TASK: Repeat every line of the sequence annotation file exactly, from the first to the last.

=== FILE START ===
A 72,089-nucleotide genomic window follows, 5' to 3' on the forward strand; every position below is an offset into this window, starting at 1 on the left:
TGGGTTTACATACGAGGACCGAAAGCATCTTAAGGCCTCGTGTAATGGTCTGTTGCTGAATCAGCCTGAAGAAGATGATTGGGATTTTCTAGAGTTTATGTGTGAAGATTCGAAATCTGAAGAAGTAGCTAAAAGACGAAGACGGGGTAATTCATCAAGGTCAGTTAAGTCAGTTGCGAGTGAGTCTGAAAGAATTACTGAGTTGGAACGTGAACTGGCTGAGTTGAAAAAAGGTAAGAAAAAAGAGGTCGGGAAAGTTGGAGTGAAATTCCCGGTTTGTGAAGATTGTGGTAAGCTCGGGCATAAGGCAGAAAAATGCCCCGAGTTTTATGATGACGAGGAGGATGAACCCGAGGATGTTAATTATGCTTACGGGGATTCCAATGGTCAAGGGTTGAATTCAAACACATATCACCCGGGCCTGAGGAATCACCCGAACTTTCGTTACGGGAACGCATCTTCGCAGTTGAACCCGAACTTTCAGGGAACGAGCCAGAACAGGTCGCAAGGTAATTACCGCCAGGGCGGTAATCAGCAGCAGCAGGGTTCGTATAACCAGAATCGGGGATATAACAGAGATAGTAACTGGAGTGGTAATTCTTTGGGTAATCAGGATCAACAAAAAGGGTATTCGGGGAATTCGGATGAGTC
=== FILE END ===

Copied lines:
A 72,089-nucleotide genomic window follows, 5' to 3' on the forward strand; every position below is an offset into this window, starting at 1 on the left:
TGGGTTTACATACGAGGACCGAAAGCATCTTAAGGCCTCGTGTAATGGTCTGTTGCTGAATCAGCCTGAAGAAGATGATTGGGATTTTCTAGAGTTTATGTGTGAAGATTCGAAATCTGAAGAAGTAGCTAAAAGACGAAGACGGGGTAATTCATCAAGGTCAGTTAAGTCAGTTGCGAGTGAGTCTGAAAGAATTACTGAGTTGGAACGTGAACTGGCTGAGTTGAAAAAAGGTAAGAAAAAAGAGGTCGGGAAAGTTGGAGTGAAATTCCCGGTTTGTGAAGATTGTGGTAAGCTCGGGCATAAGGCAGAAAAATGCCCCGAGTTTTATGATGACGAGGAGGATGAACCCGAGGATGTTAATTATGCTTACGGGGATTCCAATGGTCAAGGGTTGAATTCAAACACATATCACCCGGGCCTGAGGAATCACCCGAACTTTCGTTACGGGAACGCATCTTCGCAGTTGAACCCGAACTTTCAGGGAACGAGCCAGAACAGGTCGCAAGGTAATTACCGCCAGGGCGGTAATCAGCAGCAGCAGGGTTCGTATAACCAGAATCGGGGATATAACAGAGATAGTAACTGGAGTGGTAATTCTTTGGGTAATCAGGATCAACAAAAAGGGTATTCGGGGAATTCGGATGAGTC